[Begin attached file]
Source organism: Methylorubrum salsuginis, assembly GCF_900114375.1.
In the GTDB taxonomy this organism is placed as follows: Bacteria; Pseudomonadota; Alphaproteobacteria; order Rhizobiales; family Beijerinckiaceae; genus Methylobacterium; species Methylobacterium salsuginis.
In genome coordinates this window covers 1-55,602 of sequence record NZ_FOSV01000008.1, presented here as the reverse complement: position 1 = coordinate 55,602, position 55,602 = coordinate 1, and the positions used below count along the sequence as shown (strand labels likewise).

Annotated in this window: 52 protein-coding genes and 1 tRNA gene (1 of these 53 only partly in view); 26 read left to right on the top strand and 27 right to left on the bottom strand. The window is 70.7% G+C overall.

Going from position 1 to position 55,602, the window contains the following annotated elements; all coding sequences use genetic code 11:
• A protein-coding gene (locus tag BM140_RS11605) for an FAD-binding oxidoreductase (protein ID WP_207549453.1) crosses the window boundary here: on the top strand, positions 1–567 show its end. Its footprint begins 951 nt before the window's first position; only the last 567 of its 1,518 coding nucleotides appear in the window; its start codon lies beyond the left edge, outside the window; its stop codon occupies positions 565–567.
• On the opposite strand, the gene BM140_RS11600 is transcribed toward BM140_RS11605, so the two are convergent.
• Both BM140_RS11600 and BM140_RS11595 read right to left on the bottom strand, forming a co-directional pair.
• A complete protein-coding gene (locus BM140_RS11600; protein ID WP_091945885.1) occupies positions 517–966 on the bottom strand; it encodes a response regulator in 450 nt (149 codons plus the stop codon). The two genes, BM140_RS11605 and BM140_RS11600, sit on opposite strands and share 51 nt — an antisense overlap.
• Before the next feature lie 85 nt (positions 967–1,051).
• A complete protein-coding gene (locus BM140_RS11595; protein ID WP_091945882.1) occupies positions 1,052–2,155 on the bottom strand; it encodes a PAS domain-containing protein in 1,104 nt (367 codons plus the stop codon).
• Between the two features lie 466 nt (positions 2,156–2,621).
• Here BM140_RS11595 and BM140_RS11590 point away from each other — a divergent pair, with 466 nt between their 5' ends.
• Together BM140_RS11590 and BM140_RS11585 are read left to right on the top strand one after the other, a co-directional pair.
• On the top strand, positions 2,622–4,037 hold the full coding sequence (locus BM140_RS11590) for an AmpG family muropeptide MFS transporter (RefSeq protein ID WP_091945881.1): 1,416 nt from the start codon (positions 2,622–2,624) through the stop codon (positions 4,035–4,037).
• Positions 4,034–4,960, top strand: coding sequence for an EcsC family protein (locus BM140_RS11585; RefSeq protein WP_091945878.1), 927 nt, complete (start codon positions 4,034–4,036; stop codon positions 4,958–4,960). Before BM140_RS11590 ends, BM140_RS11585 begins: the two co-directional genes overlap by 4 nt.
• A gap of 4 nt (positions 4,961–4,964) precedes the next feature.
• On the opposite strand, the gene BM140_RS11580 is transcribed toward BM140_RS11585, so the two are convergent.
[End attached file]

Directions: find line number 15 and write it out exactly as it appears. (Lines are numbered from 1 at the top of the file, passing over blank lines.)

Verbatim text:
• On the top strand, positions 2,622–4,037 hold the full coding sequence (locus BM140_RS11590) for an AmpG family muropeptide MFS transporter (RefSeq protein ID WP_091945881.1): 1,416 nt from the start codon (positions 2,622–2,624) through the stop codon (positions 4,035–4,037).